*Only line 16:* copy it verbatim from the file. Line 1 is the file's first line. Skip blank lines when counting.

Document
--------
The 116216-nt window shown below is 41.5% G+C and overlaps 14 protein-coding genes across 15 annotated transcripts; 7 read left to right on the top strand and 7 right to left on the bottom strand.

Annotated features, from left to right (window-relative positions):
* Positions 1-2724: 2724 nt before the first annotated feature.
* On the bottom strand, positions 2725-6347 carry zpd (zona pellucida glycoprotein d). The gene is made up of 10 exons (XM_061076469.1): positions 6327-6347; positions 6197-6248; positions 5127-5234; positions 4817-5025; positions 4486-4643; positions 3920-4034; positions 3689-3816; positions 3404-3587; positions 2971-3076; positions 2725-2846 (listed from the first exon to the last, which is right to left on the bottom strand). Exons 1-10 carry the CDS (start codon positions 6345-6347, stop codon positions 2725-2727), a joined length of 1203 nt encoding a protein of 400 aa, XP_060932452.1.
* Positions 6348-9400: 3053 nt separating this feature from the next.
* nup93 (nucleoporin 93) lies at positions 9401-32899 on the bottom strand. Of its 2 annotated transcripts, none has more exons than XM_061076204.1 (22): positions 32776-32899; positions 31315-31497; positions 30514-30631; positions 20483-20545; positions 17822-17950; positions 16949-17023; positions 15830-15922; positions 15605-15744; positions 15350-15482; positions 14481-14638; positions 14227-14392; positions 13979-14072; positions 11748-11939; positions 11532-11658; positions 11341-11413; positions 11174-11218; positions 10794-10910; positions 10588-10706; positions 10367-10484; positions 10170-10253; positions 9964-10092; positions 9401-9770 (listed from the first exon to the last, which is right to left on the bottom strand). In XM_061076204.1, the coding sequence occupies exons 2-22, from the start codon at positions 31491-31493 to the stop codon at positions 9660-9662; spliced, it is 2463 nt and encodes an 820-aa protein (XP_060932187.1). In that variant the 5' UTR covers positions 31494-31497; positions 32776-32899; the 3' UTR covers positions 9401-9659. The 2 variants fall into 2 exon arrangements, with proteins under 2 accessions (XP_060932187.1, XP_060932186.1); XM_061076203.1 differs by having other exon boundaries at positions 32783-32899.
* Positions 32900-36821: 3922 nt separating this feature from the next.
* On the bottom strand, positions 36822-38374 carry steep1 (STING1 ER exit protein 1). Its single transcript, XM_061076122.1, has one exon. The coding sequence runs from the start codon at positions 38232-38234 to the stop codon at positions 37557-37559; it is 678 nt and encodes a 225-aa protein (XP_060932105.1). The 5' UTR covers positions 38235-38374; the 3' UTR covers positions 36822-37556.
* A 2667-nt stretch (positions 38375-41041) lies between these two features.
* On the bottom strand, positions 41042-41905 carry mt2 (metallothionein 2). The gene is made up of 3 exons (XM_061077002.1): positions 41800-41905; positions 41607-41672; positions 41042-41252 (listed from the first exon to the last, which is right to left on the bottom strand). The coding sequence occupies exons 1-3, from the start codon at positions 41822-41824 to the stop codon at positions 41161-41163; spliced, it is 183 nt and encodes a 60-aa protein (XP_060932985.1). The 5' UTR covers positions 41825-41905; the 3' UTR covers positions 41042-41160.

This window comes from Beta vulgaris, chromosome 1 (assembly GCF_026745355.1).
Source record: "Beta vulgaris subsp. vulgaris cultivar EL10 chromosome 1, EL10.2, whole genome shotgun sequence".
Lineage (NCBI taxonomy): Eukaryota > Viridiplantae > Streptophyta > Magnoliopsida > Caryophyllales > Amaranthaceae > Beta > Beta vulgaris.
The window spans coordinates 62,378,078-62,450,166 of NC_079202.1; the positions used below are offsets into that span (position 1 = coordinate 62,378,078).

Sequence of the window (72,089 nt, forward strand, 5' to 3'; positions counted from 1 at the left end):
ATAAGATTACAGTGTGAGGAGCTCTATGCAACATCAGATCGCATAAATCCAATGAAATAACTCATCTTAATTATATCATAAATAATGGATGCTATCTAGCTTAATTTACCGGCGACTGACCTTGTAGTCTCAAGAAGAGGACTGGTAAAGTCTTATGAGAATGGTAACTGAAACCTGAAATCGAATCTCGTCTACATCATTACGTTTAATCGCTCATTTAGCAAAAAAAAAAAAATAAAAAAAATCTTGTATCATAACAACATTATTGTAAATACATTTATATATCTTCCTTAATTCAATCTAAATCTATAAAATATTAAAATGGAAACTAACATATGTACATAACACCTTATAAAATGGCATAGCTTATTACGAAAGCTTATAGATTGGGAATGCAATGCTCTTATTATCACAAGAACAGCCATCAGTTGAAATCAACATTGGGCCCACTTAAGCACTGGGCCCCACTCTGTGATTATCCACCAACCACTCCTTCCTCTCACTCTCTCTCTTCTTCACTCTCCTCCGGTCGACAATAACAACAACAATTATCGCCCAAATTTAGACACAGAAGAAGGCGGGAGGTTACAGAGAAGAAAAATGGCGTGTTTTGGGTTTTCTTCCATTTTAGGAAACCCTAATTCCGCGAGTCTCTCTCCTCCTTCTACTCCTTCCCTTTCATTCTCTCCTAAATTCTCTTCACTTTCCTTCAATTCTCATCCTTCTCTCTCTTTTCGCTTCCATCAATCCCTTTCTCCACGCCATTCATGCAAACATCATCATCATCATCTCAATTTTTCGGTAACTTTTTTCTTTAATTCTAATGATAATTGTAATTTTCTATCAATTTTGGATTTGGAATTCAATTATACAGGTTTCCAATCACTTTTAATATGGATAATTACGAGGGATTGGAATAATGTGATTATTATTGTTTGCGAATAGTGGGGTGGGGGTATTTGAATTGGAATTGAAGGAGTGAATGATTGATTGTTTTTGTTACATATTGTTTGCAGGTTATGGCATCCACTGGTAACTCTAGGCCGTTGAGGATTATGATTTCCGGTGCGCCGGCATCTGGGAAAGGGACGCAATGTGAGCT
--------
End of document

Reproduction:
ATAAGATTACAGTGTGAGGAGCTCTATGCAACATCAGATCGCATAAATCCAATGAAATAACTCATCTTAATTATATCATAAATAATGGATGCTATCTAGCTTAATTTACCGGCGACTGACCTTGTAGTCTCAAGAAGAGGACTGGTAAAGTCTTATGAGAATGGTAACTGAAACCTGAAATCGAATCTCGTCTACATCATTACGTTTAATCGCTCATTTAGCAAAAAAAAAAAAATAAAAAAAATCTTGTATCATAACAACATTATTGTAAATACATTTATATATCTTCCTTAATTCAATCTAAATCTATAAAATATTAAAATGGAAACTAACATATGTACATAACACCTTATAAAATGGCATAGCTTATTACGAAAGCTTATAGATTGGGAATGCAATGCTCTTATTATCACAAGAACAGCCATCAGTTGAAATCAACATTGGGCCCACTTAAGCACTGGGCCCCACTCTGTGATTATCCACCAACCACTCCTTCCTCTCACTCTCTCTCTTCTTCACTCTCCTCCGGTCGACAATAACAACAACAATTATCGCCCAAATTTAGACACAGAAGAAGGCGGGAGGTTACAGAGAAGAAAAATGGCGTGTTTTGGGTTTTCTTCCATTTTAGGAAACCCTAATTCCGCGAGTCTCTCTCCTCCTTCTACTCCTTCCCTTTCATTCTCTCCTAAATTCTCTTCACTTTCCTTCAATTCTCATCCTTCTCTCTCTTTTCGCTTCCATCAATCCCTTTCTCCACGCCATTCATGCAAACATCATCATCATCATCTCAATTTTTCGGTAACTTTTTTCTTTAATTCTAATGATAATTGTAATTTTCTATCAATTTTGGATTTGGAATTCAATTATACAGGTTTCCAATCACTTTTAATATGGATAATTACGAGGGATTGGAATAATGTGATTATTATTGTTTGCGAATAGTGGGGTGGGGGTATTTGAATTGGAATTGAAGGAGTGAATGATTGATTGTTTTTGTTACATATTGTTTGCAGGTTATGGCATCCACTGGTAACTCTAGGCCGTTGAGGATTATGATTTCCGGTGCGCCGGCATCTGGGAAAGGGACGCAATGTGAGCT